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How to Socialize a Puppy

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Published in Dog 101, Training

There is nothing more exciting than bringing a new puppy home!

While it may be tempting to snuggle and play with your new baby all day, there are many things a responsible owner must do to make sure their rambunctious pup grows up to be a well-rounded dog.

Handling

Puppies need to be touched. Squeeze their paws, rub their ears, and get them acquainted with different ways of being handled. Going to groomer and vet appointments will be made much easier once a pup is okay with getting jostled around. The more you desensitize them to being touched, the less likely they will be to fight back.

Passing

Play pass the puppy! It’s recommended that puppies meet at least 100 people by the time they reach 6 months of age. Yes, 100 people — few can resist the opportunity to play with a puppy so this will be a piece of cake. Have them hold him as well as touch his ears and feet. Be sure the pup is properly supported when they are being passed around; falling from arm’s height can be dangerous and traumatic!

Feeding

If a puppy is not used to a human’s presence near his food bowl, it could lead to aggressive behavior in the future. A dog may become aggressive when approached by people if they were food-protective at a young age. Contact a professional as soon as possible if your puppy exhibits warning signs and try to get him comfortable with your presence while he chows down.

Playing

Puppies are bundles of energy! Spend time teaching him games like hide and seek or fetch to burn off energy and enrich his mind. Handle and take away your pup’s toys so he does not become protective. If you see signs of aggression when toys are removed, consult a professional to help fix this behavior.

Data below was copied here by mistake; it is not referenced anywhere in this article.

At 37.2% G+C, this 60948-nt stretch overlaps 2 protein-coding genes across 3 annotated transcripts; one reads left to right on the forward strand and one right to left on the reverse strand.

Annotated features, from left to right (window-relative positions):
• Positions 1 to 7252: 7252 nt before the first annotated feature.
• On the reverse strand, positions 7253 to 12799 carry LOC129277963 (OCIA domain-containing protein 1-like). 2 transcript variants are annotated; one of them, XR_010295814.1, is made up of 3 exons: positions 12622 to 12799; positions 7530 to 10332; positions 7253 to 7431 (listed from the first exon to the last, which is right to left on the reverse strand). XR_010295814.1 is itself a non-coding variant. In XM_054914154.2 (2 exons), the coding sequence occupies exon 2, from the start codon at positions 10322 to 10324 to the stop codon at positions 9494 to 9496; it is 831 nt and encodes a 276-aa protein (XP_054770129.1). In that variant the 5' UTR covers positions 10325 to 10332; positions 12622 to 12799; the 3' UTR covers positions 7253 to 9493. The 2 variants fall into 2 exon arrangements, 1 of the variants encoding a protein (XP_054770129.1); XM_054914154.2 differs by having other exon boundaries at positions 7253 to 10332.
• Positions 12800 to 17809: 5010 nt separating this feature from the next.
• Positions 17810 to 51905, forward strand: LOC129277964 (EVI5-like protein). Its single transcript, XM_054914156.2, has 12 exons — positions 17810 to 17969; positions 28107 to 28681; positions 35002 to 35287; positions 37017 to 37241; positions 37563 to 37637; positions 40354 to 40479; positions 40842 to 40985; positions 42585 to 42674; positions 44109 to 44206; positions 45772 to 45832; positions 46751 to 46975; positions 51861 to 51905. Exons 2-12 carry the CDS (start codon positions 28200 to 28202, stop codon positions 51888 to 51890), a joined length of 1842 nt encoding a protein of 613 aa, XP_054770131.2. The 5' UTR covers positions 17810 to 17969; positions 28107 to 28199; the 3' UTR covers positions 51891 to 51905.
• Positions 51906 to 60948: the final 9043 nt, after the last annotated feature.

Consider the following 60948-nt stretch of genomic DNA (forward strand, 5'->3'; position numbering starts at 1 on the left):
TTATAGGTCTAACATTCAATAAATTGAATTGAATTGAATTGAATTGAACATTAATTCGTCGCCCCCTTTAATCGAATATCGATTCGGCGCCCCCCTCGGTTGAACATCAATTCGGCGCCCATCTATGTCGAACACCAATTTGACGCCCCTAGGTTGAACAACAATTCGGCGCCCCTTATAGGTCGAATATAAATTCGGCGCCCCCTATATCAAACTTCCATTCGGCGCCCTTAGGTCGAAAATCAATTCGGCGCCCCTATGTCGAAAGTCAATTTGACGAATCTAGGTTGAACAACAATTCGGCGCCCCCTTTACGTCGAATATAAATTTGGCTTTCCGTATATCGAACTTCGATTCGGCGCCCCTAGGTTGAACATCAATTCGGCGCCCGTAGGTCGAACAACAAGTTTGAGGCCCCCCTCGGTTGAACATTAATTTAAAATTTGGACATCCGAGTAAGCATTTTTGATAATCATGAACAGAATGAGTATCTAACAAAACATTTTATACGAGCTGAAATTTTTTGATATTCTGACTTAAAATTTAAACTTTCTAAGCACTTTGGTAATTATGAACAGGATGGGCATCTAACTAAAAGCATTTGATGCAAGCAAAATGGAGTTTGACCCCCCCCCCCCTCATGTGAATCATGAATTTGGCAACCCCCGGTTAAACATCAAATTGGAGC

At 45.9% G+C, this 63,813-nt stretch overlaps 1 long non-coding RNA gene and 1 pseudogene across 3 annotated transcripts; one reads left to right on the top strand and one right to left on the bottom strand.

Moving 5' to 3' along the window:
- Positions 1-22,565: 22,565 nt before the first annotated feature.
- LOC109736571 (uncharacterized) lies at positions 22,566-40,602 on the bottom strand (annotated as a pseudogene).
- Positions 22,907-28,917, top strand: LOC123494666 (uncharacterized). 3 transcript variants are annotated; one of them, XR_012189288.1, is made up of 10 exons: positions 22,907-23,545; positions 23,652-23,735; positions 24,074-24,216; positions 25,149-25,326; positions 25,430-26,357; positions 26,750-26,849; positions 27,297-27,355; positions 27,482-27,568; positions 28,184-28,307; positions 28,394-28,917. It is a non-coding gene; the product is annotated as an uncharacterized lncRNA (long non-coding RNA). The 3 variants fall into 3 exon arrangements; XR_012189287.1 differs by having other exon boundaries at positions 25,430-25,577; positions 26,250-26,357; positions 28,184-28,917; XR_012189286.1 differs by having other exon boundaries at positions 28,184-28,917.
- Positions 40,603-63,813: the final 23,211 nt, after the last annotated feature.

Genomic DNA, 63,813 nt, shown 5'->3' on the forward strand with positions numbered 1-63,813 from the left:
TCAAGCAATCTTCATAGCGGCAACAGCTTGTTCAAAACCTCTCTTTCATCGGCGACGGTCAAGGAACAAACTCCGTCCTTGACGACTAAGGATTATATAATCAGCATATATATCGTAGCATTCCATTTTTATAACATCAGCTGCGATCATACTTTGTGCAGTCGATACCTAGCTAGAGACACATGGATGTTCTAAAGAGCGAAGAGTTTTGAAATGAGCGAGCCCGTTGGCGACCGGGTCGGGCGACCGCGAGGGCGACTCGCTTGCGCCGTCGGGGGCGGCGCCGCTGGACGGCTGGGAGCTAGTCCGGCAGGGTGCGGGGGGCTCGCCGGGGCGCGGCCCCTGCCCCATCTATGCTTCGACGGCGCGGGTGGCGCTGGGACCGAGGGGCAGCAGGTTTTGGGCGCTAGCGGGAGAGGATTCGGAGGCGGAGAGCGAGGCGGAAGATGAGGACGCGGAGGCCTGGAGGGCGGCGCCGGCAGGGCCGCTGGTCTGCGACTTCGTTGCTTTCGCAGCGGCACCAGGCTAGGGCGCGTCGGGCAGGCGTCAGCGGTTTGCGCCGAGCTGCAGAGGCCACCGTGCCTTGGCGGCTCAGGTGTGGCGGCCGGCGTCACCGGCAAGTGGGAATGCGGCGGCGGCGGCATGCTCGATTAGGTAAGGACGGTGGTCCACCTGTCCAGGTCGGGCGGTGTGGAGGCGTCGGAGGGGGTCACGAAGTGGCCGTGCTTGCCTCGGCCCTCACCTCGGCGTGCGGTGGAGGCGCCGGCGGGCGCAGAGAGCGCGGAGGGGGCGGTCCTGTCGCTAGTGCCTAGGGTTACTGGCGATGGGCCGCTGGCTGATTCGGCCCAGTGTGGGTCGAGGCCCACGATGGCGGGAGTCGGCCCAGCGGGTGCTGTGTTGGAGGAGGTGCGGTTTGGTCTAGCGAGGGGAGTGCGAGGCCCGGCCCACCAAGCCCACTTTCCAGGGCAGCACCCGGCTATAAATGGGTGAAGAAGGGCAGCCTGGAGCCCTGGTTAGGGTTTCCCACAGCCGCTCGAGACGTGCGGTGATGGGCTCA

Teaching

There are a few simple commands every puppy should know: sit, come, down, leave it, and drop it. Enroll your pooch in a puppy school as soon as they are able to go. Puppy classes will show you how to train little Fido properly and provide a safe place for him to socialize with other dogs his age. Look at reviews and ask around for nearby reputable trainers.

Play Groups

Contrary to common belief, puppies shouldn’t be sheltered as a human baby might. Doing so will lead to a dog that cannot properly socialize with others. Finding a puppy play group will help your pup become social, civil, and confident in the presence of other dogs. You can arrange a group with fellow puppy parents in the classes mentioned above!

Puppies and Kids

Children and puppies must learn how to behave around each other in order for your dog and family to live harmoniously. The pup needs to know that when little Jimmy pulls his tail, he is not allowed to nip back. Little Jimmy should know that he can’t pull the pup’s tail or else he will be nipped at. These situations can run a fine line, but mutual respect should be established between kids and puppies early on. Never leave a child alone with a dog under any circumstances — a disaster can happen in the blink of an eye.

Dealing With Frightened Puppies

Just like a baby, puppies are experiencing everything for the first time. When he first hears the vaccum turn on or feels a strong gust of wind, he will hide and cower. You might want to scoop him up and tell him “It’s okay!”, but this will only validate his fear. Act like nothing happened and let your puppy realize that it wasn’t a big deal.

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